Program Design & Implementation:
Champions Are Made in the Off-Season

Michael Katz, is the Owner/Operator and Lead Trainer at MAD Fitness in Southampton, Pennsylvania.

Off-season golf-fitness is critical to maximizing performance. Programming, however, is dependent upon the client’s degree of skill, level of competition and what low hanging fruit is ripe for improvement.

A golfer with “tour-potential” will be addressed differently than the “weekend warrior”. If they are a casual golfer, we need to determine their starting point. Have they been working with a golf performance specialist or strength coach already?

That said, there are many things that are consistent across the board, such as load and intensity. We follow a general off-season framework, but remain flexible around that model based upon several individualized student variables – strength, speed, mobility and stability, for example.

When we look at customizing a program, we start with his or her goals, strengths and how much time they are willing to devote. If they’re already in one of our programs, we don’t need to start from scratch in our evaluation and analysis, however we may rescreen to get baselines on off-season gains.

We confer with any PGA Professionals the clients are working with to compare notes and ensure we’re on the same page. After all, it’s important to focus on the right things as a team, always staying in our own lanes and focusing on our areas of expertise to do what’s best for the individual.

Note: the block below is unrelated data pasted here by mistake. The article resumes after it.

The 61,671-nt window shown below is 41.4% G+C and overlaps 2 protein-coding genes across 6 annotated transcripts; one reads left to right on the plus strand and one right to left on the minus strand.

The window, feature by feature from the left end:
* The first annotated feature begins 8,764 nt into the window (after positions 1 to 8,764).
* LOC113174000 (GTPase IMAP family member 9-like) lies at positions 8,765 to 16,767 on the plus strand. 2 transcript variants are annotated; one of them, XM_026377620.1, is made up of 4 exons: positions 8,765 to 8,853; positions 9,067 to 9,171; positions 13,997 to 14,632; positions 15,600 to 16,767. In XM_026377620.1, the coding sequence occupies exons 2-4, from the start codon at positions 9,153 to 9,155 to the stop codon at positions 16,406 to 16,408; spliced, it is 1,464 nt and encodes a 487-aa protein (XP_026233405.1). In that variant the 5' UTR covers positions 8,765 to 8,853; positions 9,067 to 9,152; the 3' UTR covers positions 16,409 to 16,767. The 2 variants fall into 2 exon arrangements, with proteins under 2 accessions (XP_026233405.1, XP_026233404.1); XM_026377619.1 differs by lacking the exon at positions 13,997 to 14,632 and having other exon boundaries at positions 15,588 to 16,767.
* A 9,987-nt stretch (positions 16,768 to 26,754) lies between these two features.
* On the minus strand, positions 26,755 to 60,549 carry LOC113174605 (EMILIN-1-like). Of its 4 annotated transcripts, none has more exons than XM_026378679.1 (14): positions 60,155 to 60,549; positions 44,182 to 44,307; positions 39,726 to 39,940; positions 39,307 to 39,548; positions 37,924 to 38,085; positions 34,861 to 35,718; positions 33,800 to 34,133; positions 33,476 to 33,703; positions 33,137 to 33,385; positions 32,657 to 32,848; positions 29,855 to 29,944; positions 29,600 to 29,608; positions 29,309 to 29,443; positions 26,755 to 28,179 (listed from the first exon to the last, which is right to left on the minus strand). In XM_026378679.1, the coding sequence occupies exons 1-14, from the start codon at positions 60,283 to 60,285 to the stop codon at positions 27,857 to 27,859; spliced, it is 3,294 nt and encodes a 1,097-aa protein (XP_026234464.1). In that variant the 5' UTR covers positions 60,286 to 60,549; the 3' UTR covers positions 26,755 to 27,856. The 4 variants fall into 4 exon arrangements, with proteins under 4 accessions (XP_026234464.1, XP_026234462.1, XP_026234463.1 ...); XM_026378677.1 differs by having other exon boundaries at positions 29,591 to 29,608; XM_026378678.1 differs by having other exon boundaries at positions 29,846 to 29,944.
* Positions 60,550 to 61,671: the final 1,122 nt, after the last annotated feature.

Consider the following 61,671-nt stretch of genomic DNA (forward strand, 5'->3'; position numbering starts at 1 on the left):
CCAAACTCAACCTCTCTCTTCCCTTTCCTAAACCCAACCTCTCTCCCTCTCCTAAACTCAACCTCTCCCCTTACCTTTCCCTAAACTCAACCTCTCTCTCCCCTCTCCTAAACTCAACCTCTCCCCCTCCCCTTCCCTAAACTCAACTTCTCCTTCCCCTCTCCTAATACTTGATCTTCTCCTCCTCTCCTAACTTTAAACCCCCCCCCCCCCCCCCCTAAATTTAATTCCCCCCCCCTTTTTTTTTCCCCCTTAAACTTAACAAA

The winter is an opportunity to work on things that clients don’t want to tinker with during the golf season. We have over four solid months in the Northeast that are best served focusing on these areas of untapped potential.

We’ll have a plan in place by mid-October that we’ll launch in November. From that point through mid-December, it’s wise to slightly scale down regular activity and allow the body to recover – phase one, if you will. We get back to basics during this time, focusing primarily on some foundational patterns and movements, as well as self-care.

Mid-December to mid-March represents phase two, where we’ll significantly increase the intensity. We’ll lift heavier than in-season, albeit perhaps less frequently, and we’ll look for some range of motion gains, as well. We will coach a client as often as necessary, impressing upon them that the results rendered really depend on the time and effort we put in.

We utilize Toptracer technology on our heated driving range to monitor improvement of important metrics, such as dispersion, distance, ball and clubhead speeds, etc. We will do the same thing with our fitness screens and markers.

Before we wind down our off-season program, we increase our focus on power, functional stability and bringing it all together. After all, a mark of a championship level offseason is not only developing a more powerful athlete, but rebuilding resilience for another successful year of doing what we love.